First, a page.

Recent grads take Queen's community spirit global
Many Queen’s students aspire to use what they learn at university to improve the world around them. This year, four recent graduates will receive help achieving this goal through the Pathy Foundation Fellowship program.
Each year, the 12-month fellowship provides community-focused experiential learning opportunities to graduating students from Queen’s, McGill, St. Francis Xavier, Bishop’s, and the University of Ottawa. Fellows receive up to $40,000 to fund projects they have developed that will foster positive and sustainable social change in communities they are connected to anywhere in the world. Before they launch their projects in the fall, the Pathy Fellows will prepare by attending skill-building and planning workshops at the Coady Institute.
The four Queen’s recipients have developed projects that will impact communities right here in Kingston as well as around the world in Nigeria, Tanzania, and Pakistan. And they are focusing on a wide array of issues, from mental health to green transportation.
“At Queen’s I see many students who have a strong drive to contribute to communities that are important to them, and the Pathy Foundation Fellowship program makes it possible for a select group to take on meaningful community-centred work while learning new skills at the same time,” says Katie Fizzell, Experiential Learning Strategist, Career Services, Student Affairs. “This year’s four fellowships are the most ever for Queen’s, and the ambitious projects address a range of important issues, from consent in Kingston to mental health in Pakistan. Students interested in applying for a fellowship in the future are encouraged to reach out to Career Services to learn more about the process.”
Anthony Ighomuaye – Revolutionizing Rickshaw Energy Ecosystem for Self-Driven Sustainability in Lagos, Nigeria
Anthony Ighomuaye (MMIE’23) has developed a project to serve the community of rickshaw drivers in his hometown Lagos, Nigeria. The goal of his project is to improve the earnings of rickshaw drivers and reduce operating costs by building a renewable electric infrastructure to serve communities as well as to let rickshaw drivers convert to electrical systems. This will encourage adoption and drive the future of self-driven sustainability by having rickshaw drivers and others power their homes.
“My project is fueled by an unwavering desire to create an extraordinary impact on the world,” says Ighomuaye. “My mission is clear: to unlock universal access to electricity for every household and empower these drivers to transcend their current circumstances by significantly reducing their financial burden.”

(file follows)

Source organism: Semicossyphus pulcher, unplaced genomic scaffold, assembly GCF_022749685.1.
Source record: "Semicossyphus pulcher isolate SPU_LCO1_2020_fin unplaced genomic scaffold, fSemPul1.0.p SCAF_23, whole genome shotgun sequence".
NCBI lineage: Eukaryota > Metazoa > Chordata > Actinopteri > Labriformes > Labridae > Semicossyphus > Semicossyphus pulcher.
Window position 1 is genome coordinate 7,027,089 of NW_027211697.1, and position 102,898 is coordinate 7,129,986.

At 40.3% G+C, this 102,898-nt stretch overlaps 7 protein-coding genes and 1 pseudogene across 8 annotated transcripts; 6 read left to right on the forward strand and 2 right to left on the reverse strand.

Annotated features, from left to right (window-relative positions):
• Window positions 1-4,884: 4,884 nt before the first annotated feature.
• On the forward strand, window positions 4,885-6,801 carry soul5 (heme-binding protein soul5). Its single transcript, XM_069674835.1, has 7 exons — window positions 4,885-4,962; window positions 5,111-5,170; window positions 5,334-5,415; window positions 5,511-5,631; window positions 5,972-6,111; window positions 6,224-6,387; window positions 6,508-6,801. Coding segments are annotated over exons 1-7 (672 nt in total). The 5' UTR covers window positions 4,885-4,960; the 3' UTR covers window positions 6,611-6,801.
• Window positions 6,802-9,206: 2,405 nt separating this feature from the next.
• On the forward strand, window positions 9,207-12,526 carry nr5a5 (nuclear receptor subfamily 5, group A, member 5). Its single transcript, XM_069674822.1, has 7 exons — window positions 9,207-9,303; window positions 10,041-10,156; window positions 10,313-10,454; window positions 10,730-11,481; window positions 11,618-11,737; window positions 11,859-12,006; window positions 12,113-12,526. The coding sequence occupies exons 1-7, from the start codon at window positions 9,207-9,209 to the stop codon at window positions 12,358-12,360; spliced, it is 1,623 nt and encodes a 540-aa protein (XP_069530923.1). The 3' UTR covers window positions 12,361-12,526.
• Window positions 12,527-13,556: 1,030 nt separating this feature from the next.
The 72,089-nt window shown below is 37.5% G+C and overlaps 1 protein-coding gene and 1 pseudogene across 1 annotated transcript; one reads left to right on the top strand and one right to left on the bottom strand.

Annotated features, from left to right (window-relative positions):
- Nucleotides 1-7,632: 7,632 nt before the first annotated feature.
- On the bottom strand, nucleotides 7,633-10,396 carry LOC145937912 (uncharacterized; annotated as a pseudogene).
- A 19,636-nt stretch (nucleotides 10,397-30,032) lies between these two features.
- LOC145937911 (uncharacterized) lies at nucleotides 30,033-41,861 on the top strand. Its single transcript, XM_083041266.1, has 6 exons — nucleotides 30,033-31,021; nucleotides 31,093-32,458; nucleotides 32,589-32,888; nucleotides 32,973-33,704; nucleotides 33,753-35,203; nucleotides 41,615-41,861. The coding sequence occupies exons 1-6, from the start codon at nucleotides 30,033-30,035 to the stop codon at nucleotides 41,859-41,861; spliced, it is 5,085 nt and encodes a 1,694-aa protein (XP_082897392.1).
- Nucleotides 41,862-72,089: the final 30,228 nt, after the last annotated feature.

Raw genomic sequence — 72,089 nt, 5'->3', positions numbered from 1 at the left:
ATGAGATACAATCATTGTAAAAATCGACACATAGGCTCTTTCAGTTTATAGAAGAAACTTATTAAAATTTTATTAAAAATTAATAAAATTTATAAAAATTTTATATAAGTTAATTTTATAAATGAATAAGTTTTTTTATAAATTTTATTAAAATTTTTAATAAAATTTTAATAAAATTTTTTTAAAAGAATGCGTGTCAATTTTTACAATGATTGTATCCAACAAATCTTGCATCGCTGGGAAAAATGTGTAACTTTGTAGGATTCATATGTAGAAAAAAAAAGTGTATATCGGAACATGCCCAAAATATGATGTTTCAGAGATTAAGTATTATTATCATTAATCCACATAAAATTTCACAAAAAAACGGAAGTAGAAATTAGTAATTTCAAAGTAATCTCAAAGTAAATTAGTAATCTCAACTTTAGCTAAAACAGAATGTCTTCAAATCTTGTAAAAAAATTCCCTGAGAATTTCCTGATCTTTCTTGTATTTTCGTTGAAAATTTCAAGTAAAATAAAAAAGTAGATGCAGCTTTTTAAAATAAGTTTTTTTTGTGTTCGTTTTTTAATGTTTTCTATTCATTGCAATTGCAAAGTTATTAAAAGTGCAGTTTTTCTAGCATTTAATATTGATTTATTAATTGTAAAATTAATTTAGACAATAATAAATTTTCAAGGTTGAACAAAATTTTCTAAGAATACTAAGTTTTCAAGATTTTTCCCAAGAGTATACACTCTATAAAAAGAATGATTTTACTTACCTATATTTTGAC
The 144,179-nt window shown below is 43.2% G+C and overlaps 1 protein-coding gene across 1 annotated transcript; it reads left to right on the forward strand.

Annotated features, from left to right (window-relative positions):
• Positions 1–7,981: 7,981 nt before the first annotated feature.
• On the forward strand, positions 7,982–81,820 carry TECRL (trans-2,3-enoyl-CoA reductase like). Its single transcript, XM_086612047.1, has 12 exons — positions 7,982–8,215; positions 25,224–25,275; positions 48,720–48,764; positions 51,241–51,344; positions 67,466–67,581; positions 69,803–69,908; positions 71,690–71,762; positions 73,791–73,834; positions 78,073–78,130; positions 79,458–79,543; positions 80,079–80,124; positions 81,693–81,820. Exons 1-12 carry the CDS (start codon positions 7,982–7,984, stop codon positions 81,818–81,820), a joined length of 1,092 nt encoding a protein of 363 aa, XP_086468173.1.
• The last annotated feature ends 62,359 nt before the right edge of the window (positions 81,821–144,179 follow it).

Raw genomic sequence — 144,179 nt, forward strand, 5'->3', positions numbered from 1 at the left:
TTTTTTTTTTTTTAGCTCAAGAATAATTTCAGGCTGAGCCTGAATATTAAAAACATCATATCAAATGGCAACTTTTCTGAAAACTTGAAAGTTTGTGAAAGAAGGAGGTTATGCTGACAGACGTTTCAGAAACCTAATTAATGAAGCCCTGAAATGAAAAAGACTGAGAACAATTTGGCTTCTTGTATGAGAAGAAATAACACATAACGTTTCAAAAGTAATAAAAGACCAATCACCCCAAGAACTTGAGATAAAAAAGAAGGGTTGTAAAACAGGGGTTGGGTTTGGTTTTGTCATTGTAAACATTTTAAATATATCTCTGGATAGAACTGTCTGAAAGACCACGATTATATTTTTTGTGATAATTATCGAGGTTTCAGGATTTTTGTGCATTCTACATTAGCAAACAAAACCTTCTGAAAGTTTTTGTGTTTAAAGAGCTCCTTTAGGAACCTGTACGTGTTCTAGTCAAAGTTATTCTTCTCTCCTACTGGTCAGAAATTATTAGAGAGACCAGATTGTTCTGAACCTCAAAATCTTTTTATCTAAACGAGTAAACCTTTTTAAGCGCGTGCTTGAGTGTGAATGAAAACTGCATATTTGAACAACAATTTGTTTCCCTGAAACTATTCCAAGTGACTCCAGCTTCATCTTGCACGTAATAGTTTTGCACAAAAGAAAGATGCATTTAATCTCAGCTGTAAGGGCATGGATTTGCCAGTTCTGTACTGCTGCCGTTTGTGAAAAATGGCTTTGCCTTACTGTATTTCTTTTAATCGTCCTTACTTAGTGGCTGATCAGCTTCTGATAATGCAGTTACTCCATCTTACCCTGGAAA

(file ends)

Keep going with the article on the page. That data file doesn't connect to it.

Jacqueline Tomazic – Menstrual Health and Empowerment in Moshi, Tanzania
Jacqueline Tomazic (BHScH’23) first traveled to Tanzania in 2017 and focused on women’s reproductive health and global health advocacy during her time in the Queen’s Health Sciences program. In Moshi, she will be working with the Pamoja Tunaweza Women’s Centre, co-founded by Queen’s Professor Jenn Carpenter (Emergency Medicine), to improve menstrual health and hygiene among schoolgirls through increased accessibility of sustainable products, education and empowerment programs, clinical resources, and outreach.
"From both my personal health experiences and academic background, I have developed an unequivocal passion for women’s health equity and advocacy that I am so excited and fortunate to explore throughout my fellowship this year,” says Tomazic. “I hope that this initiative can contribute towards raising awareness and body literacy, promoting positive attitudes towards and amongst all people who menstruate, and empowering women and girls to live their periods safely and with dignity. I strongly believe that no woman should ever feel limited by any aspect of her body and period."
Sara-Maya Kaba – Aawaaz: Mental Health Promotion Through Performing Arts in Pakistan
Sara-Maya Kaba (BAH’21, BEd’22) previously worked with communities in Pakistan to provide mental health education in 2019 and 2022 and has ties to the country through her Pakistani heritage. She will be exploring the power of the performing arts to promote mental health in communities there by working with two local arts organizations.
“The arts are so crucial for human development at the individual, community, and systemic levels and I am grateful to be able to work towards a vision of the world where artistic opportunities are available to all,” says Kaba. “It's tricky to plan something in such a volatile setting, but I am hopeful that Aawaaz can benefit a small group of underserved Pakistani students.”
Aubrey Apps – Youth for Consent Culture in Kingston, ON
Aubrey Apps (BAH’23) developed Youth for Consent Culture (YCC) to seek to address gaps in Kingston high school students’ understanding of consent and healthy relationships. YCC will provide workshops with a focus on prevention and strengthening the sexual violence prevention response community in Kingston.
“By engaging with youth to address some of the gaps in the current sexual health and human development content taught in schools, I hope Youth for Consent Culture helps students find clarity within the grey area, navigate conversations around intimacy, and ultimately decrease instances of sexual violence in campus environments,” says Apps. “This fellowship experience will be foundational in helping me understand how I can contribute to sexual violence prevention work and create positive change for youth.”
Applications for 2023-2024 fellowships will be due on Jan. 5, 2024.
Note: This article originally appeared in the Queen's Gazette.